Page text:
Rep. Elizabeth Esty, D-5th District, speaks in favor of Planned Parenthood on the floor of the House Thursday. She delivered a similar speech Friday, while proposing an amendment to maintain funding for the organization. (Screenshot)

The U.S. House voted Friday to defund Planned Parenthood, but not without some pushback from Connecticut’s congressional delegation.

The House voted 241-187 in favor of legislation to strip Planned Parenthood of all federal funding for a year, while allegations over the organization’s handling of fetal tissue can be investigated. This summer, an anti-abortion group released nine videos purporting to show Planned Parenthood executives discuss how aborted fetus tissue is transferred to scientific researchers. Planned Parenthood and its supporters say the videos have been edited to make the organization look bad.

Only three House Republicans voted against the measure — Rep. Charlie Dent, R-Pa., Rep.  Robert Dold, R-Ill., and Rep.  Richard Hanna, R-N.Y. — while two House Democrats, Rep. Rep. Dan Lipinski, D-Ill., and Rep. Collin Peterson, D-Minn., voted to suspend funding for Planned Parenthood, as Politico reported.

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Many of Connecticut’s representatives in Washington have spoken out against defunding Planned Parenthood, but two — Rep. Elizabeth Esty, D-5th District, and Rep. Jim Himes, D-4th District — proposed amendments Friday designed to sustain the organization’s services.

Himes’ amendment hinged on the findings of a forthcoming study by Department of Health and Human Services. No funds would be removed if that study shows that removing funding would result in an increase in abortions, HIV rates, or breast cancer.

“It doesn’t take a huge logical leap to see that if you have less contraception, you’ll have more abortions,” Himes said in a release. “If you have fewer breast cancer screenings, you’ll have more women die of breast cancer. If you cut funds for STD prevention and education, you’ll have a higher HIV rate.”

Like Himes, Esty noted that no federal tax dollars go toward funding abortion — and none have since 1976 when the Hyde amendment was passed, which prevents the use of federal funds to money to pay for abortions, except in circumstances like rape and incest.

Esty’s amendment would have allowed any qualified women’s health organization to receive federal funding.

“It’s simple and it’s fair,” she said on the floor of the House. “We need more access to quality health care, not less. We need to stop trying to restrict access to lifesaving cancer screenings, birth control, and well-woman exams. We need to stop re-fighting 40-year old battles on women’s rights.”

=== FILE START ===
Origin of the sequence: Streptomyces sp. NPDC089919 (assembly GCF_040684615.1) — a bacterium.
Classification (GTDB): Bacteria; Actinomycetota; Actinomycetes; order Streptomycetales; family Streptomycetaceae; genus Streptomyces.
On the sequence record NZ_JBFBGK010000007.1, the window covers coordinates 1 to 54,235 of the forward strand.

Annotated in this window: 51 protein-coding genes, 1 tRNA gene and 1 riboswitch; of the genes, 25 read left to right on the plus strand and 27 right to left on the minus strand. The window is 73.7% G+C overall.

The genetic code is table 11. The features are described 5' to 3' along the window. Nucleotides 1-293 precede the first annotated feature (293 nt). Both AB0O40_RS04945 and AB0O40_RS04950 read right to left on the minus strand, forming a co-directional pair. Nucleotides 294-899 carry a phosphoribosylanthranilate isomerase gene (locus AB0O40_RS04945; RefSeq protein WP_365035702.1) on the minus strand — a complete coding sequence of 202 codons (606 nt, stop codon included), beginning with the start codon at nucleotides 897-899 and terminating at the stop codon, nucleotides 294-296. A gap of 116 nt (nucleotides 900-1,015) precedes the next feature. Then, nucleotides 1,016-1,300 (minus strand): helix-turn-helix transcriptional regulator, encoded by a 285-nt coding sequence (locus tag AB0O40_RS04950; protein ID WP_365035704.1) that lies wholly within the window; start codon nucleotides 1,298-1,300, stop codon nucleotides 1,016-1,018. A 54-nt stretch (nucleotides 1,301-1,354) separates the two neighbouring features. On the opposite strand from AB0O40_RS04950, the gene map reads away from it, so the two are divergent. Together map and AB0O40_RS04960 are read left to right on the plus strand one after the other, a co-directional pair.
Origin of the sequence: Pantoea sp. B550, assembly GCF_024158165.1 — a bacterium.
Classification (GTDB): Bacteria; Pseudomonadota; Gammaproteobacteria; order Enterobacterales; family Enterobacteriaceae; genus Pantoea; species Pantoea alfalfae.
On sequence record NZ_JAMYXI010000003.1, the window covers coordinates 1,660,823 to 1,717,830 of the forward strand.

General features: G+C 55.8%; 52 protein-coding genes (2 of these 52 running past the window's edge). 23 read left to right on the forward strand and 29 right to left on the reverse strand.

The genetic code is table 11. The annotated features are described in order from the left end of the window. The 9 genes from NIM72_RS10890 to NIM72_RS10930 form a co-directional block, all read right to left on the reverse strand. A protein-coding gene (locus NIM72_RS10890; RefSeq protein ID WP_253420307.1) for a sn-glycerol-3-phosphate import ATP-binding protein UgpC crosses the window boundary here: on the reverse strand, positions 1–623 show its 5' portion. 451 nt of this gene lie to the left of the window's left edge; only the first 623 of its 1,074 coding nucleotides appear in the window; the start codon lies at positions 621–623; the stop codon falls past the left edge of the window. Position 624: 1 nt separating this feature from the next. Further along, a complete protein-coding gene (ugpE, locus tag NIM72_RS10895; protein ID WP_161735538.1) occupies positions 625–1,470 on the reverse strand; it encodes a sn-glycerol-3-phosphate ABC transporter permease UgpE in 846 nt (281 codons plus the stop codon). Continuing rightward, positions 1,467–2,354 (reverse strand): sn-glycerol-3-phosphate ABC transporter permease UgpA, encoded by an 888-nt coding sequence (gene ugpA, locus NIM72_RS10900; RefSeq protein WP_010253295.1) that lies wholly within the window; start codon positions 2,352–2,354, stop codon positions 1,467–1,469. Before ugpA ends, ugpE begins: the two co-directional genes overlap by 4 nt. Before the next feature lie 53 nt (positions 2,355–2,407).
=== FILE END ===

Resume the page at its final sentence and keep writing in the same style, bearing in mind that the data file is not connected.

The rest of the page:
According to Esty, Planned Parenthood conducts more than 1.1 million pregnancy tests, nearly 400,000 Pap smear tests, and nearly 500,000 breast cancer exams annually.

Republicans have threatened to shut down the government over the issue. Legislation funding federal agencies requires approval by Oct. 1.

A similar attempt in the Senate earlier this year failed, and Majority Leader Sen. Mitch McConnell, R-Ky., told the Associated Press that a government shutdown over Planned Parenthood might not be the best course of action.

“The president’s made it very clear he’s not going to sign any bill that includes defunding of Planned Parenthood,” he said.

“If you’re going to shut down the government, your reason for doing it better be pretty good,” Connecticut Sen. Chris Murphy said on the floor of the Senate in June. “The reason a couple years ago was a miserable one — taking health care away from millions of Americans who are getting it because of the Affordable Care Act. But this one is just as insidious. I don’t know where women in my state would be without Planned Parenthood.”

Esty hit a similar note in her remarks Friday on the floor of the House.

“We should be focused on avoiding a reckless and unnecessary government shutdown,” she said. “Remember the last shut down? The one that cost us $24 billion? No wonder some don’t think America is great right now.”

Esty and Himes were not alone in their support for Planned Parenthood — several Connecticut representatives have spoken publicly of their support for the organization, among them Rep. Rosa DeLauro, who said that suspending funding for Planned Parenthood “creates chaos, and in that chaos people’s lives will be put at risk.”

DeLauro continued, “This bill is spiteful, it’s mean-spirited and it is cruel. It tells millions of low-income Americans, ‘forget your health, you can just die.’”

Jordan Fenster can be reached by or @JordanFenster on Twitter.